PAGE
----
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KC Deane Sums Up AK Season in Ten Images
Posted on November 23, 2015

KC Deane, waiting for a lift, in Haines, America. P: Will Wissman

Since he first turned pro, Eddie Bauer skier KC Deane had dreamed of skiing the big, bold lines of Haines, Alaska. Last season his dream became a reality, as Deane made the trip north and was introduced to a new professional level of risk and consequence by teammate Reggie Crist, who has been guiding the steep, stacked terrain for more than a decade. He was so hooked he went back on a filming mission for Blank: The Movie in April. But this time it was with a more grassroots approach that involved brutally long drives, trying sled-and-skin approaches, and tedious waits for the weather to crack blue. We asked KC to summarize the experience in ten images or less, and this is the window the former AK rookie provided us on freeskiing’s biggest venue. —LYA Editor

Images and Captions by KC Deane, Above and Bottom Image by Will Wissman

The Drive—This spring I returned home from Europe and decided to make the drive to Haines, America to finish out winter, in the month of April, and to wrap filming for Blank: The Movie. Although it seemed like a great idea, the 30-hour drive was a bit ominous. After leaving Whistler, the first overnight stop was 12 hours north in Smithers, BC. Just beyond lay the Yukon and the long stretch to Whitehorse, then four more hours to Haines. This shot was somewhere around the 20-hour mark in the middle of the Yukon.

The Drive—This spring I returned home from Europe and decided to make the drive to Haines, America to finish out winter, in the month of April, and to wrap filming for Blank: The Movie.  Although it seemed like a great idea, the 30-hour drive was a bit ominous.  After leaving Whistler, the first overnight stop was 12 hours north in Smithers, BC.  Just beyond lay the Yukon and the long stretch to Whitehorse, then four more hours to Haines. This shot was somewhere around the 20-hour mark in the middle of the Yukon.

The Camp—It’s not much when you get down to it. You pull off the road, park your truck and pitch a tent. This was home for four weeks while we were in Alaska. One of the cool things about traveling all over to ski is showing up in an area like this and finding like-minded individuals doing the same thing as you.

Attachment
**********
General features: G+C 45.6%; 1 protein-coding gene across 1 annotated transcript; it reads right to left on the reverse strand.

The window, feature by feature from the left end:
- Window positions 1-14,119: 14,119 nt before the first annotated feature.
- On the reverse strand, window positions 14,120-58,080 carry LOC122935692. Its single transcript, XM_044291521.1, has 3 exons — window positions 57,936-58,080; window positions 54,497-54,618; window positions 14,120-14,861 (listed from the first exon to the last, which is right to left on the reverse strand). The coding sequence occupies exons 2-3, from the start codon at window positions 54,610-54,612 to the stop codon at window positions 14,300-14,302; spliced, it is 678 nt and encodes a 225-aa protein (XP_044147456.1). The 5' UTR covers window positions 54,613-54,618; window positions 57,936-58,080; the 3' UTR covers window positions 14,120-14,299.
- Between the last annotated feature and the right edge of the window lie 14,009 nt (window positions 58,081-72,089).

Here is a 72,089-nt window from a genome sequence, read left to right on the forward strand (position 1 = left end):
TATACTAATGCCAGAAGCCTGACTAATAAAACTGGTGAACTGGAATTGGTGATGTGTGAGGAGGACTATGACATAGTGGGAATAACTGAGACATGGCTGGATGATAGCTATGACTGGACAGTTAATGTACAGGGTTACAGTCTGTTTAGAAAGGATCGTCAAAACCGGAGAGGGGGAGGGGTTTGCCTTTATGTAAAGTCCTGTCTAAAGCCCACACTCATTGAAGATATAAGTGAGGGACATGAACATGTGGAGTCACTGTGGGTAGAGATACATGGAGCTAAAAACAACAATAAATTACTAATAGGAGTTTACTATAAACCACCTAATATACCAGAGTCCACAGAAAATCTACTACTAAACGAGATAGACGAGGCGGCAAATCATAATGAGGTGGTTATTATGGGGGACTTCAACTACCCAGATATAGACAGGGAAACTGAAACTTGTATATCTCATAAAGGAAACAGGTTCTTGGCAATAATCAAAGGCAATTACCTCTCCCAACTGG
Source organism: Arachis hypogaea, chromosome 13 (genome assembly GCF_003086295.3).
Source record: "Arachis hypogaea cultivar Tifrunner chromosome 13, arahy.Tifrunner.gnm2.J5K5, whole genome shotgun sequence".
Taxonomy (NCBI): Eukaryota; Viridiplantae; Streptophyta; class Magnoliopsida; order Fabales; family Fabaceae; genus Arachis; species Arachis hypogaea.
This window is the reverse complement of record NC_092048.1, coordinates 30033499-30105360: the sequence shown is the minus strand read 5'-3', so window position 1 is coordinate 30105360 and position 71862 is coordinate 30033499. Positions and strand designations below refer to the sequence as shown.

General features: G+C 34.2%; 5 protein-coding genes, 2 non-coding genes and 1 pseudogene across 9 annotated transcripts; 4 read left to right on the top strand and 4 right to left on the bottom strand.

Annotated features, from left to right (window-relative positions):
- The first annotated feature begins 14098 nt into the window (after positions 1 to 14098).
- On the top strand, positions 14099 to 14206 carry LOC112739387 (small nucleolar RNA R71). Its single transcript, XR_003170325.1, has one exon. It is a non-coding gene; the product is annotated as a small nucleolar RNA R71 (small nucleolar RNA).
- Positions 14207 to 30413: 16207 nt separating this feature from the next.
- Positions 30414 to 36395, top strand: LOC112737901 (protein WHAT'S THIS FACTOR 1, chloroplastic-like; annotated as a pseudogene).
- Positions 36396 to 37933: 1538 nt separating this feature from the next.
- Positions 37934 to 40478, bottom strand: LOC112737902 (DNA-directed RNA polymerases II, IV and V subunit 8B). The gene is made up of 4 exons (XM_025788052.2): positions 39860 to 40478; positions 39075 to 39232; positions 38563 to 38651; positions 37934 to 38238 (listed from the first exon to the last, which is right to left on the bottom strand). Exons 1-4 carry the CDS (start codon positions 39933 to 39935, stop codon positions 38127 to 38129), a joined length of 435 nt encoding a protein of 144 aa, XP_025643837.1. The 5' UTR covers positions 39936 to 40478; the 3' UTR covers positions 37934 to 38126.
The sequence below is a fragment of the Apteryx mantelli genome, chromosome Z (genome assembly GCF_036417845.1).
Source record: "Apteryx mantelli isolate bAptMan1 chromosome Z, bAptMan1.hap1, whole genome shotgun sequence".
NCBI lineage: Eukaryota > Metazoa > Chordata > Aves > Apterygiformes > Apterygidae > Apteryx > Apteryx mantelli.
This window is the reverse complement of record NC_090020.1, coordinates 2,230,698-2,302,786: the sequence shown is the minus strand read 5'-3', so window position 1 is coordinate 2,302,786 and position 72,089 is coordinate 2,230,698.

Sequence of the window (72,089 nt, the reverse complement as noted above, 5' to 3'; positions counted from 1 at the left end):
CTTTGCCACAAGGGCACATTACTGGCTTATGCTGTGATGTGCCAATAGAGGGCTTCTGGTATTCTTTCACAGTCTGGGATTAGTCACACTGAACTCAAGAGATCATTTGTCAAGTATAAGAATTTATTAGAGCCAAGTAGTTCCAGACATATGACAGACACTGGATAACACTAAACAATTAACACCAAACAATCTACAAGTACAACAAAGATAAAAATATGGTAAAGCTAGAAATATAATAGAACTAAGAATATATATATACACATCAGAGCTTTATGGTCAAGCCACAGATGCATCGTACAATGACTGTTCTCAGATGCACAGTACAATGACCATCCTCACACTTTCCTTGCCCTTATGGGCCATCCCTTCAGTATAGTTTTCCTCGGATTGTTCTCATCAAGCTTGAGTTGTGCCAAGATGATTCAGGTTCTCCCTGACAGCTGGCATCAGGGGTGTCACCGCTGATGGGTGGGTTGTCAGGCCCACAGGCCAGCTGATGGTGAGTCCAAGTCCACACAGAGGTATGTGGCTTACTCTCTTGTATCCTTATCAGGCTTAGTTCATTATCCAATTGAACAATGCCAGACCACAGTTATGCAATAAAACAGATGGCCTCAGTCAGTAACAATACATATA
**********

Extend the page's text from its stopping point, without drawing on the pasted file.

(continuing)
The Camp—It’s not much when you get down to it.  You pull off the road, park your truck and pitch a tent. This was home for four weeks while we were in Alaska. One of the cool things about traveling all over to ski is showing up in an area like this and finding like-minded individuals doing the same thing as you.

The Approach—For our trip to Haines, we took a bit different approach from the typical days spent in a helicopter. We were snowmobiling from our camp out to find lines and faces to go ski, then once to the face we would hike straight up the face, or ski tour around the backside. The journey out each day was always a crazy adventure, navigating massive glaciers riddled with crevasses. It was something that really pushed our comfort levels being out there, but by the second week we gained confidence and got to some amazing places.

The Venue—For our trip to Haines, we took a bit different approach from the typical days spent in a helicopter. We were snowmobiling from our camp out to find lines and faces to go ski, then once to the face we would hike straight up the face, or ski tour around the backside. The journey out each day was always a crazy adventure, navigating massive glaciers riddled with crevasses.  It was something that really pushed our comfort levels being out there, but by the second week we gained confidence and got to some amazing places. The venue was spectacular. 

Here on the Moon—Mason Mashon, our filmer, Josh Daiek, and I went out one day to explore a bit further. After about 30 miles, we came up and over a ride to this spot, which was one of the most spectacular places I have ever witnessed. It’s hard to describe how expansive it was. We sat and just looked at the mountains in the distance, taking in the beauty of the place.